U.S. Treasurys prices fell for a third consecutive session on Wednesday as better-than-expected jobs data undermined the safe-haven allure of U.S. government debt, and as investors set up for new debt supply next week.
Losses were limited, however, by expectations the Federal Reserve will continue buying debt through the year in an effort to prop up the economy, while a drop in new orders for factory goods underscored the still-modest pace of recovery in the world's largest economy.
Treasurys have slid recently as investors, expecting low interest rates for years to come, have sought returns in riskier assets such as stocks, boosting the Dow Jones industrial average on Tuesday to an all-time high. That index rose again on Wednesday, surpassing the previous session's record.
A report by payrolls processor ADP showed U.S. private employers added 198,000 jobs in February, which was more than expected and taken by investors as another sign of improvement in the labor market.
The report bolstered some expectations the government could report relatively solid jobs growth in February non-farm payrolls data, due on Friday. Friday's number is particularly important because Federal Reserve policy makers want the U.S. jobless rate to fall from its current 7.9 percent level closer to 6.5 percent.
"Ever since the Fed has tied its guidance on interest rates and quantitative easing to labor market data, that has been where the market has been focused as well," said Jake Lowery, Treasury trader at ING Investment Management in Atlanta. "We had ADP employment data today, which surprised to the upside, and that helped take (Treasurys) rates higher."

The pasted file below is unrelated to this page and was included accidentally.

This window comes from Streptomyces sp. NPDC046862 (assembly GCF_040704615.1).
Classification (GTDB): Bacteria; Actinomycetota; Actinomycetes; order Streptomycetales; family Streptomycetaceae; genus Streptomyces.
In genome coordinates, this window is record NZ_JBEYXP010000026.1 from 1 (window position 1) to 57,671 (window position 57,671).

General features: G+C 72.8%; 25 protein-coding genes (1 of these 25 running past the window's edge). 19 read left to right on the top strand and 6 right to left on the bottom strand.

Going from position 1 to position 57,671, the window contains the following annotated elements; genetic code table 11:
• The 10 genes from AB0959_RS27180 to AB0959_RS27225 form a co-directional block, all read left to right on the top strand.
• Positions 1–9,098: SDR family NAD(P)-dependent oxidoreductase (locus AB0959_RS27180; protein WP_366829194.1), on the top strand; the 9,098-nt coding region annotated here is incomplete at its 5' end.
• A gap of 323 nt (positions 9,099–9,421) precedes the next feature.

Anticipation of next week's Treasurys supply also tugged at prices, Lowery said. The U.S. Treasury is set to auction three-year and 10-year notes next week, along with 30-year bonds.
"It seems that with Treasurys trading in a pretty tight range lately, more and more market participants are focusing on small opportunities around the supply calendar each month, and some people are trying to set up for that supply even before payrolls," he said.
Benchmark 10-year Treasurys traded 12/32 lower in price to yield 1.94 percent, the highest in over a week and up from 1.90 percent late Tuesday. Thirty-year bonds traded 27/32 lower to yield 3.15 percent from 3.11 percent.
In addition to the private employment data on Wednesday, data also showed new orders for U.S. factory goods fell in January as demand for transportation equipment weakened, but the underlying strength in manufacturing remained intact.
Stephen Stanley, chief economist with Pierpont Securities in Stamford, Connecticut, said that what Fed Chairman Ben Bernanke and vice-chair Janet Yellen have said recently about asset purchases, "have pushed the timetable out."
Stanley said he expects the U.S. central bank's unconventional monetary policy, known as quantitative easing, to end early next year.
The Fed's support has helped fuel the recent stock rally, with the central bank buying $85 billion per month of mortgage-backed securities and Treasurys in an open-ended program that is generally expected to last through 2013.